Brazilian Journal of Pulmonology

ISSN (on-line): 1806-3756 | ISSN (printed): 1806-3713

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Current Issue: 2017 - Volume 43 - Number 3 (May/June)

CONTINUING EDUCATION : SCIENTIFIC METHODOLOGY

Subgroup analysis and interaction tests: why they are important and how to avoid common mistakes

Análise de subgrupos e testes de interação: por que são importantes e como evitar erros comuns

 

Juliana Carvalho Ferreira1; 2; Cecilia Maria Patino1; 3

 

1. Methods in Epidemiologic, Clinical, and Operations Research - MECOR - program, American Thoracic Society/Asociación Latinoamericana del Tórax, Montevideo, Uruguay.
2. Divisão de Pneumologia, Instituto do Coração - InCor - Hospital das Clínicas, Faculdade de Medicina, Universidade de São Paulo, São Paulo, Brasil.
3. Department of Preventive Medicine, Keck School of Medicine, University of Southern California, Los Angeles, CA, USA.


 

 

 



A randomized clinical trial was conducted to compare the effect of vitamin C vs. placebo on improving pulmonary function in newborns of pregnant smokers; and to test if this effect differed by maternal genotype.(1) Vitamin C improved pulmonary function in newborns compared to placebo (TPTEF:TE ratio 0.383 vs 0.345; p = 0.006); and this effect was stronger in newborns with mothers with a specific genotype (p-interaction < 0.001).(1)

BACKGROUND

When conducting clinical trials, investigators examine the effect of interventions on outcomes in the study population and often in subgroups of patients defined by baseline characteristics (e.g., demographics, prognostic factors). The goal is to understand if the magnitude of the effect of the intervention differs within categories of a subgroup; in our example, genotype subgroups. If the effect is different within subgroups we call this effect modification of the intervention on the outcome due to the additional presence of the subgroup variable. We commonly conduct a test for interaction, using multivariable models, to evaluate for statistically significant subgroup differences. If the p value is significant, we conclude that the effect of the intervention on the outcome differs within subgroups, in our example, maternal genotype.

Understanding treatment effects across patient subgroups is important because it helps identify patient groups that respond better or worse to the intervention. However, subgroup analyses should be done with caution to avoid common mistakes that either lead to false negative or positive findings, especially when they are not pre-specified in the analysis plan before starting the study. A common mistake is to compare the effect of treatment on the outcome separately within each subgroup. For example, comparing the effect of vitamin C vs. placebo on pulmonary function in newborns among mothers with one genotype and then separately among the mothers with another genotype. This approach is incorrect because it leads to multiple testing, which means that instead of using only one calculation to test for differences in effect across subgroups (p for interaction across genotype-groups in our example), we use two or more different calculations for each subgroup analysis. Every time we add a calculation, we no longer can use the standard significant level of p < 0.05. In this case, since there are two calculations we would need to divide the p value by 2 and use p < 0.025 as the significance level.(2) Thus, we would overestimate subgroup differences if we kept the significance level at 0.05. Another challenge with subgroup analysis is that results may suggest that there are subgroup differences but the p-value is not statistically significant because the sample size within each subgroup is too small (Figure 1).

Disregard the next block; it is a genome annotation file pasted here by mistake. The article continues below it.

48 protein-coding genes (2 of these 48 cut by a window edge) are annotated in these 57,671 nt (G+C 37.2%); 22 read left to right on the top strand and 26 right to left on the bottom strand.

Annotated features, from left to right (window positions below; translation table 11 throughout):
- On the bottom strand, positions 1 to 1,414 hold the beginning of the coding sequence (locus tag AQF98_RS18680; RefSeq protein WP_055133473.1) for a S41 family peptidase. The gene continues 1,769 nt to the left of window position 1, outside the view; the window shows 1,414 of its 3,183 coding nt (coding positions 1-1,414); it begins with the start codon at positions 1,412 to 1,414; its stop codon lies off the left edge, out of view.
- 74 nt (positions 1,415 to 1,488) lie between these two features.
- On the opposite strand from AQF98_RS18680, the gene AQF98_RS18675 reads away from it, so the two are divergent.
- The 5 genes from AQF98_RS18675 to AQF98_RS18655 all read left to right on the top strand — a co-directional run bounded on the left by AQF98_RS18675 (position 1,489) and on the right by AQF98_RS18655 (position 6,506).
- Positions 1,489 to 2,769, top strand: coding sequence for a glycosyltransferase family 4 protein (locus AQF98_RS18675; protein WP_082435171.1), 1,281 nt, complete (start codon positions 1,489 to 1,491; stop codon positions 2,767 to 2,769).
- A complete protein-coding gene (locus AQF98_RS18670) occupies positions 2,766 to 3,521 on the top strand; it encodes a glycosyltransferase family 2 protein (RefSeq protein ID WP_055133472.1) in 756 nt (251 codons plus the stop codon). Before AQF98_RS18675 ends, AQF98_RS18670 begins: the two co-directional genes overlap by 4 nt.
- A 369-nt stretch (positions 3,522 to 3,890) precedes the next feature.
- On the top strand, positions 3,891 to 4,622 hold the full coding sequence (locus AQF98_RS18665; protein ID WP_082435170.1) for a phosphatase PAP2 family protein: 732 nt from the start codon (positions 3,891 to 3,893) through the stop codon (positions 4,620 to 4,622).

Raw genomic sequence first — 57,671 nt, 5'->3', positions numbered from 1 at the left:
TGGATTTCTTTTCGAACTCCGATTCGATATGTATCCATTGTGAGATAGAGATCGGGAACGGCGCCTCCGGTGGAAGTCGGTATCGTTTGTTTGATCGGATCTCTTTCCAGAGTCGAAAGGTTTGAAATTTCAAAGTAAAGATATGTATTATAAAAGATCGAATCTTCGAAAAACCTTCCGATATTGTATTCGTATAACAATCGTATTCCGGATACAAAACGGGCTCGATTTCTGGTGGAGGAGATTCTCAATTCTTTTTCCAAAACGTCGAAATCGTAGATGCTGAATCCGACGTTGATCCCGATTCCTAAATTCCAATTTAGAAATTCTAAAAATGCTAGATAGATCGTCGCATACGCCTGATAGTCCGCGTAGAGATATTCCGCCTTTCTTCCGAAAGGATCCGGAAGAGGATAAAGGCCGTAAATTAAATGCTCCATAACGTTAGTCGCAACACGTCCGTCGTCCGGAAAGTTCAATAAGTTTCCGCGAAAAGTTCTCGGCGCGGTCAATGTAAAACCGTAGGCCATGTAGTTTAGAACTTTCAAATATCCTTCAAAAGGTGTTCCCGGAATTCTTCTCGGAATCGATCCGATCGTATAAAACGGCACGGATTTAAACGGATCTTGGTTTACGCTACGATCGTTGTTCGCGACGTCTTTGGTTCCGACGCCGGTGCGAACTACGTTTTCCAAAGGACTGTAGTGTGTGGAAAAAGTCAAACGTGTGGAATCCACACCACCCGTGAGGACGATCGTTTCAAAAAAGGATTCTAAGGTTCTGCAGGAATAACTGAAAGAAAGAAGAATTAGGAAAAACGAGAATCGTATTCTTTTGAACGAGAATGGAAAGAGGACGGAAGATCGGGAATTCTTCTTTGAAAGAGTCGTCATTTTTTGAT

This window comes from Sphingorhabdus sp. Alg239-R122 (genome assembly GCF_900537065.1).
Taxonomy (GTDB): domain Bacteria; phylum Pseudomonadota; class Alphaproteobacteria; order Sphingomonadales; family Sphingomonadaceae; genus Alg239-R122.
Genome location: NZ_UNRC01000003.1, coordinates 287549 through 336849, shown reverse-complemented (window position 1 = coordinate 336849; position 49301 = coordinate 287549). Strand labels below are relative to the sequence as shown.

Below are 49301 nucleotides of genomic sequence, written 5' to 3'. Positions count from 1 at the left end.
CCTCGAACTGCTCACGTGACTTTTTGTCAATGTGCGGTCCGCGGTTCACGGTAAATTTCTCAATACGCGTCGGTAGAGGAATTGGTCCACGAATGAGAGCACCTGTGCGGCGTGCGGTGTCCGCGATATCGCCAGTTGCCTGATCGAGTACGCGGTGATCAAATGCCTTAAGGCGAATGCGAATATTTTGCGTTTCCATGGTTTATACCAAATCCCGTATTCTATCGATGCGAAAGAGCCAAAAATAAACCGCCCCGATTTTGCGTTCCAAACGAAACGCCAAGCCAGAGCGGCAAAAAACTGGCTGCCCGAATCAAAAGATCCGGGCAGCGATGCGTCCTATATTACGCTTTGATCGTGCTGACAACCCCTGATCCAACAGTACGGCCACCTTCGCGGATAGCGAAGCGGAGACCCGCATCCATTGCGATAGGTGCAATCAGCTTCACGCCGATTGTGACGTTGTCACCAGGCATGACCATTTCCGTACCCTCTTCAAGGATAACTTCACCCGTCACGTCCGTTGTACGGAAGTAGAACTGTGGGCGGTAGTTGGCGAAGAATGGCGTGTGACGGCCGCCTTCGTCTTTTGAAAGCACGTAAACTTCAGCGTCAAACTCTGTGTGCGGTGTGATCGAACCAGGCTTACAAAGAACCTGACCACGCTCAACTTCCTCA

SUBGROUP ANALYSIS TIPS

1. Identify a few subgroups that seem highly relevant to your research question a priori and justify your choices.
2. Do not compare the effects of treatment vs. control in each subgroup. There are specific statistical tests to de-termine if there is an interaction between the treatment effect and the variables that define subgroups, which are best performed with the aid of a statistician.
3. Before making changes in clinical practice, subgroup results should be replicated in other studies.

REFERENCES

1. McEvoy CT, Schilling D, Clay N, Jackson K, Go MD, Spitale P, et al. Vitamin C supplementation for pregnant smoking women and pulmonary function in their newborn infants: a randomized clinical trial. JAMA. 2014;311(20):2074-82. https://doi.org/10.1001/jama.2014.5217
2. Wang R, Lagakos SW, Ware JH, Hunter DJ, Drazen JM. Statistics in medicine--reporting of subgroup analyses in clinical trials. N Engl J Med. 2007;357(21):2189-94. https://doi.org/10.1056/NEJMsr077003

 

 


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